Howard Zinn Answer Guide

Topics: Slavery, Slavery in the United States, Native Americans in the United States Pages: 7 (1864 words) Published: October 24, 2010
Reid Thorpe
August 3, 2010
Mr. Sayers

Zinn; Chapter 1:

1.) Howard Zinn’s main purpose for writing A People’s History of the United States is to give history in an un-biased manner. For example, he says that he will not glorify any movement and denounce any ‘bad guy’ in history; he will give information as it should be given. Fairly.

2.) His thesis for the first eleven pages is to describe past events as they happened. Regarding Columbus, Zinn wouldn’t glorify him as a hero, because he wasn’t. He was violent and greedy and would describe him as such.

3.) According to Howard Zinn, Christopher Columbus was wrongly portrayed as a ‘hero’, of sorts. Although he did discover America, there are quite a few significant reasons he should not be considered a hero. For instance, his discovery was accidental. He was looking for an alternate route to Southeast Asia. Another reason; he slaughtered, exploited and, overall, abused the natives who greeted him so kindly upon his arrival.

4.) Zinn disputes Henry Kissinger’s statement “History is the memory of states”, because he thinks that no one should take the memory of their nation as their own because he states in his book that “Nations are not communities and never have been.”

5.) Zinn’s basic criticism was that Morison told the truth about Columbus quickly and buried deep in the center of his book, and then moved on to things more important to him. In Zinn’s opinion, that is much like lying, or hiding the truth.

6.) Bartolome de las Casas, originally a conquistador, was turned a priest and promoter of peace in the Americas after what he’d seen happen there. Some of the issues las Casas make public involved the brutality of the new, Spanish inhabitants. Las Casas noticed how little they cared for the life of the native people. For instance, las Casas wrote about two Spanish men who, after an encounter with a native, decapitated him for the ‘fun’ of it.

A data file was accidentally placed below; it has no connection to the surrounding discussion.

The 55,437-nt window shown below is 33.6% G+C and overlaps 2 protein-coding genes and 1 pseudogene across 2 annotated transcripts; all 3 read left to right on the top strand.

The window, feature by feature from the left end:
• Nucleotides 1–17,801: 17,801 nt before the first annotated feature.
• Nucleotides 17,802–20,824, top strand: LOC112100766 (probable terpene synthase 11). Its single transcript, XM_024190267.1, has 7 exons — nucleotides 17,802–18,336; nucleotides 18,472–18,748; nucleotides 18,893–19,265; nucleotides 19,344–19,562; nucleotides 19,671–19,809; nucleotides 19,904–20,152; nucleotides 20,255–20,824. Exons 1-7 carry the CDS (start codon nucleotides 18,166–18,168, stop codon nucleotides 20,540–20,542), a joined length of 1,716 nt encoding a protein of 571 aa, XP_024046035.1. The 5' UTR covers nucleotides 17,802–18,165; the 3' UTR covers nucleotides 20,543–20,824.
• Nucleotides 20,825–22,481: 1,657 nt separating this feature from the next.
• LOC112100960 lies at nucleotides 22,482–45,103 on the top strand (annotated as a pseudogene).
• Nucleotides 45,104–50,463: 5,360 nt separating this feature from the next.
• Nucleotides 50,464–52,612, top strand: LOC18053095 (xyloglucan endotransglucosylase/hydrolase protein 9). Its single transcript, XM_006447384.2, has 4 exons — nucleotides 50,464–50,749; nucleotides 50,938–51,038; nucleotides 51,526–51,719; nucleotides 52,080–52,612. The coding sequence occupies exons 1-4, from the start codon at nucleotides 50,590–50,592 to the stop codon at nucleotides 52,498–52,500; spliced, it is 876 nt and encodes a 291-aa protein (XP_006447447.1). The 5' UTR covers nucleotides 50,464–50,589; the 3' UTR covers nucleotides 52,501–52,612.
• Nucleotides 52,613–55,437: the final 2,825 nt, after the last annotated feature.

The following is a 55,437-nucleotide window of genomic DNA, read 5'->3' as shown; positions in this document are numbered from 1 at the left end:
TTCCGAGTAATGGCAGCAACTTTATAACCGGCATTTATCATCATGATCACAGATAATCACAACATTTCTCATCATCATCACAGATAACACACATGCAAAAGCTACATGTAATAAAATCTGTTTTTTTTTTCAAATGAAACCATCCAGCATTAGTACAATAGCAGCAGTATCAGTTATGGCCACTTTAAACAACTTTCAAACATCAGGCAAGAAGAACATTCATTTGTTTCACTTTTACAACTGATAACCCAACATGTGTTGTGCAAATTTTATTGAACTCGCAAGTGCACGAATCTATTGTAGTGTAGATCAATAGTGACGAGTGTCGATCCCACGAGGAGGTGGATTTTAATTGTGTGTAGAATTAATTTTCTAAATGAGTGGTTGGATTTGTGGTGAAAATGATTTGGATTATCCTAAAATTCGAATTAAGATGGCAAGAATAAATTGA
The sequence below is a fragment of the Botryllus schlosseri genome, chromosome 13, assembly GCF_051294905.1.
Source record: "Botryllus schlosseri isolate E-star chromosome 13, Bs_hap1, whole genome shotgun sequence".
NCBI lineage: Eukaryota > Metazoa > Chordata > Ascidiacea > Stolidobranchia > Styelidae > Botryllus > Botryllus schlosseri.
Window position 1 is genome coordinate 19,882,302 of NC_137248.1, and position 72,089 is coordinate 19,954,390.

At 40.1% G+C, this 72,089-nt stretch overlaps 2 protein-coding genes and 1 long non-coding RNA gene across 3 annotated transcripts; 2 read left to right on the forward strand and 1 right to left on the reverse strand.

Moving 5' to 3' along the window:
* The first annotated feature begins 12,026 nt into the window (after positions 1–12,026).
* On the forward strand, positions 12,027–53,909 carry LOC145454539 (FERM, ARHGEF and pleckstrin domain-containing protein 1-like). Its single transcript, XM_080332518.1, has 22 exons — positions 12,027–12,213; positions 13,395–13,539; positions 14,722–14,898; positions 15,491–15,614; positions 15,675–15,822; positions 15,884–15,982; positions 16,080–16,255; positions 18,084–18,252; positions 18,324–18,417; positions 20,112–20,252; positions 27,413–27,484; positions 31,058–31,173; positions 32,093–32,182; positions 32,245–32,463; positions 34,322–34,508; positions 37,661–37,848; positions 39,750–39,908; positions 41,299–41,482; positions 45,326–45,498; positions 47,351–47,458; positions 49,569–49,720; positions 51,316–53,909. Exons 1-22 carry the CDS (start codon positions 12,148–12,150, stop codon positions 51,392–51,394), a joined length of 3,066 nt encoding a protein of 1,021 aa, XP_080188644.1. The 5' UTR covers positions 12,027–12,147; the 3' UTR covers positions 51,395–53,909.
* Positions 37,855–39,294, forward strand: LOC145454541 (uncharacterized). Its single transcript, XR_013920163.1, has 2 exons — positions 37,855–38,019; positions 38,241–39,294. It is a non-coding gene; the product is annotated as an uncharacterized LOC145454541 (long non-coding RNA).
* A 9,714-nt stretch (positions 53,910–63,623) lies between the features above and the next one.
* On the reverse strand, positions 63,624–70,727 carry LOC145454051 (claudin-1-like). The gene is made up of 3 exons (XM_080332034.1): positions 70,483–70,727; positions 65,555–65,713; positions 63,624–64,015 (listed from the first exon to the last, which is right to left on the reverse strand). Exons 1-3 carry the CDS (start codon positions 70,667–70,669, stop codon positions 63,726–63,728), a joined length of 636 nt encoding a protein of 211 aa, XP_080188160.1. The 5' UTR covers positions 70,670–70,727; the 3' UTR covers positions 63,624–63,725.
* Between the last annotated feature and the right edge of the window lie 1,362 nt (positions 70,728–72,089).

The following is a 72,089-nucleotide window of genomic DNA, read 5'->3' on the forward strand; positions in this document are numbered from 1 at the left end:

7.) Columbus’ original motive as he set sail was to find an alternate route to India for the trade of spices and precious metals. However, after he discovered the Americas, his newer motive became finding gold, and other valuable items there, turning Columbus into a violent, greedy gold-hunter.

8.) The Arawak Indians who once thrived on the island of Hispanola were doomed the day Christopher Columbus set foot on their beach. The entire population was wiped out over the years of violence, abuse, and murder by the Spaniards, led by Christopher Columbus. The violence was so bad that Indian mothers would literally drown their babies to save them from the awful wrath of Columbus and his men.

9.) The Quetzacotal was a man-god who the ancient Aztecs believed in. He had disappeared 300 years prior to the arrival of Hernando Cortes, who was perceived to be the Quetzacotal upon his arrival, but there were doubts amongst the native population.

10.) The motives and strategies used by Pizzaro to conquer the Incas and those of Cortez to conquer the Aztecs were quite similar. The natives were under the impression that their soon-to-be conquers were significant beings whether towards their religion or other reasons. The conquistadors used their false impressions to their advantage, especially Cortez, whom was thought of as the Quetzacotal, a man-god of the ancient Aztecs. Both men were able to roam the land of the natives and kill and exploit to get the precious metals and other valuables the native land possessed.

11.) The war and constant tension between the Powhatans and English settlers was caused and sustained by the struggle to control land and the possession on natural resources. Both sides were also unwilling to make peace with the other.

12.) Powhatan’s statement was implying that if the settlers were peaceful about rights to land and possession of goods as opposed to taking everything by force, violence would be averted.

13.) Winthrop justified seizing Indian land through Psalms 2:8, “Ask of me,...
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